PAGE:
Nikon D700 with Nikkor 70-200 VR2 2.8
ISO 400, 165mm, f8, 1/200s
RAW development in LR4
ColorEfex 4 for contrast adjustment
Nik SilverEfex 2 for Black and White conversion


More images of the afternoons shoot can be found in my "UAE Daily Life" gallery.


Don't just take picture, make pictures,


BJORN



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Thursday, April 19, 2012

Pic(k) of the week 16: Symphony of Lights, Hong Kong

Just got back from a three day trip to Hong Kong. Unfortunately the weather did not  fully cooperate...

A must do for every photographer visiting "The Pearl of the Orient" is the daily sound and light show, "Symphony of Lights". The show in which 44 buildings take part, runs every day at 8pm and can be best seen from the Avenue of the Stars on the Kowloon side.

2012 Pic(k) of the week 16: Symphony of Lights, Hong Kong

Even though there was a short dry spell just before the start of the spectacle, it started raining again and I ended up shooting under an umbrella in +30mph winds. Not an easy task! Overall I'm still quite happy with the images I got.

Image details:
Nikon D700 with 24-70 2.8 Nikkor lens
ISO200, 48mm, f 5.6, 0,8sec
RAW development in LR4
Nik ColorEfex Pro 4 for Contrast and detail enhancement

More of my images of this very vibrant city can be found here.

Remember; wherever you are, there you are
BJORN

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Saturday, April 14, 2012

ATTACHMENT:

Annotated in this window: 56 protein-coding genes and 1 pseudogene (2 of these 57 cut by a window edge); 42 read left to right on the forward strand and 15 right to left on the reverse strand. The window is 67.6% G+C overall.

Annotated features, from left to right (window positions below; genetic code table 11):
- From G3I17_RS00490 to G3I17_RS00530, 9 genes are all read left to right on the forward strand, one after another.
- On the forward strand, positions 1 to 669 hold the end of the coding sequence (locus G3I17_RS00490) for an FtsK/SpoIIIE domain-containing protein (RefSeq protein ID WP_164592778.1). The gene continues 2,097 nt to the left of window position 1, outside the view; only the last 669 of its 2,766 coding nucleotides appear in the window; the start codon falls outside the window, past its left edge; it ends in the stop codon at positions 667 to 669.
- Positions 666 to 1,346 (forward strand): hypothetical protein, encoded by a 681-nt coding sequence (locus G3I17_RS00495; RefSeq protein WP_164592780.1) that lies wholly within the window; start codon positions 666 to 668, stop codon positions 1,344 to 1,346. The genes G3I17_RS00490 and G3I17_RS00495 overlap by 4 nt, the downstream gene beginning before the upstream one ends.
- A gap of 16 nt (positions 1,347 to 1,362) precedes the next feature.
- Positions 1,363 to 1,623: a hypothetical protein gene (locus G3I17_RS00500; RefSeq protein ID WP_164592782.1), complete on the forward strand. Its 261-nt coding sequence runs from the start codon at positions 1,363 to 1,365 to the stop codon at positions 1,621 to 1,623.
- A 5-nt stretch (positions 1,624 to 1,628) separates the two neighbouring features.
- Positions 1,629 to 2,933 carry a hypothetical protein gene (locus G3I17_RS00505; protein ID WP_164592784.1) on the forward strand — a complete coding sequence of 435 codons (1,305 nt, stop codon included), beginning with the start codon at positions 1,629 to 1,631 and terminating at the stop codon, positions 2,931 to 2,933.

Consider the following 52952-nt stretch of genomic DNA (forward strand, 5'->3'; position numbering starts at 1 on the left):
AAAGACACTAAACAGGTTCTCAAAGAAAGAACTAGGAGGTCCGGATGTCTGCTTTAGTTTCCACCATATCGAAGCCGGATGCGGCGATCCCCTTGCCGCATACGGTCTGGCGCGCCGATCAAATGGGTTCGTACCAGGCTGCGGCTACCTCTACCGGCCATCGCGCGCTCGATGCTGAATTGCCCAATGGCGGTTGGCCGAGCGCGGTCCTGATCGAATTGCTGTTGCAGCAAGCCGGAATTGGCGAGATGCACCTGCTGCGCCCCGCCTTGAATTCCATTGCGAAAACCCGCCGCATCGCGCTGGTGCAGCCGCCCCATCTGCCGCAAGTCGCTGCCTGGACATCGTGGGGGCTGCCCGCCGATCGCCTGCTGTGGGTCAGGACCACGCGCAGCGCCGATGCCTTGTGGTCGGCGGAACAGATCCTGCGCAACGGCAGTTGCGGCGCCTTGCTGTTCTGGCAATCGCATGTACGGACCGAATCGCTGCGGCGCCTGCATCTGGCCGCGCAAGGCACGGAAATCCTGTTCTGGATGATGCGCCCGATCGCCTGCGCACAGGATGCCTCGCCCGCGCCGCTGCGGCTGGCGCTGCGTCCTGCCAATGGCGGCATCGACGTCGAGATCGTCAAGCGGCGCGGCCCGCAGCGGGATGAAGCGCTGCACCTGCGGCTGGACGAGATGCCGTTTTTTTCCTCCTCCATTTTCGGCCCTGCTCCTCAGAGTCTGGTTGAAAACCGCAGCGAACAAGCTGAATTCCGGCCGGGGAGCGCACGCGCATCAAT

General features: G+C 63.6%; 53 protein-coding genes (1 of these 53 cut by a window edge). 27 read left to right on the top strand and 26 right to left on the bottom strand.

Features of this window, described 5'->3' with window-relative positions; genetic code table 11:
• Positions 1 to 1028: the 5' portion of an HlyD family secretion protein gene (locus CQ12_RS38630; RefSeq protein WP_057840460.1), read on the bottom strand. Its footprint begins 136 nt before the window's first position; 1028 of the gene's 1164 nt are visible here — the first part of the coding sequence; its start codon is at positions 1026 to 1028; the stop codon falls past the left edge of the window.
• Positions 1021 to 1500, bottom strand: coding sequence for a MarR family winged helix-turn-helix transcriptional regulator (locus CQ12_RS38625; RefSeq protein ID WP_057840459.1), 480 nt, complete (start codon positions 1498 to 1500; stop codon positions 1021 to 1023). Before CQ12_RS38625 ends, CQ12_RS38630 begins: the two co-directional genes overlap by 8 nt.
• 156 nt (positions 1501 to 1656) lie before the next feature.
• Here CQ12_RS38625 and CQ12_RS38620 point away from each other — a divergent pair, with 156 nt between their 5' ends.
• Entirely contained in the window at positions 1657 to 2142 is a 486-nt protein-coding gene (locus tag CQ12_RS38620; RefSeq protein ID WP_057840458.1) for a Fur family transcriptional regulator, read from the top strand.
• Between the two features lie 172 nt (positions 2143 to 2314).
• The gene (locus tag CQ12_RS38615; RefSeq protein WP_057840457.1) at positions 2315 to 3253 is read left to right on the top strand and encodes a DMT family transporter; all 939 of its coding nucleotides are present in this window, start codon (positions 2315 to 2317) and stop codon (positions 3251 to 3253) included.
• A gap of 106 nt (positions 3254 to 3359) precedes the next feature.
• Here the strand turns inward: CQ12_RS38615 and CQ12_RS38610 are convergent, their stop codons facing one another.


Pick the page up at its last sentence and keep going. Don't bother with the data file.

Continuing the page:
Pic(k) of the week 15: Plane spotting paradise

Earlier this week I was in Dusseldorf, Germany; probably one of top ten places in Europe   for "plane spotting". Let's first define what this is: Wikepedia says an airplane spotter is: " A person observing and logging aircraft registration numbers". We must however go back in time to find the origin of plane spotting. During WWII the Royal Air Force used a large number of volunteers to observe incoming aircraft. Due to the lack of radar at that time, the information gathered by these volunteers was critical in planning and executing defensive counter measures. 

Today aircraft spotting is however a peaceful hobby which can be practiced in many different ways; some are only interested in military aircraft others in airliners, general aviation aircraft or even disused airplane wrecks. Among all of these, we find  again a few different categories; photographers, people who are only writing down registrations, people listening in on the air band frequencies and a combination of the above.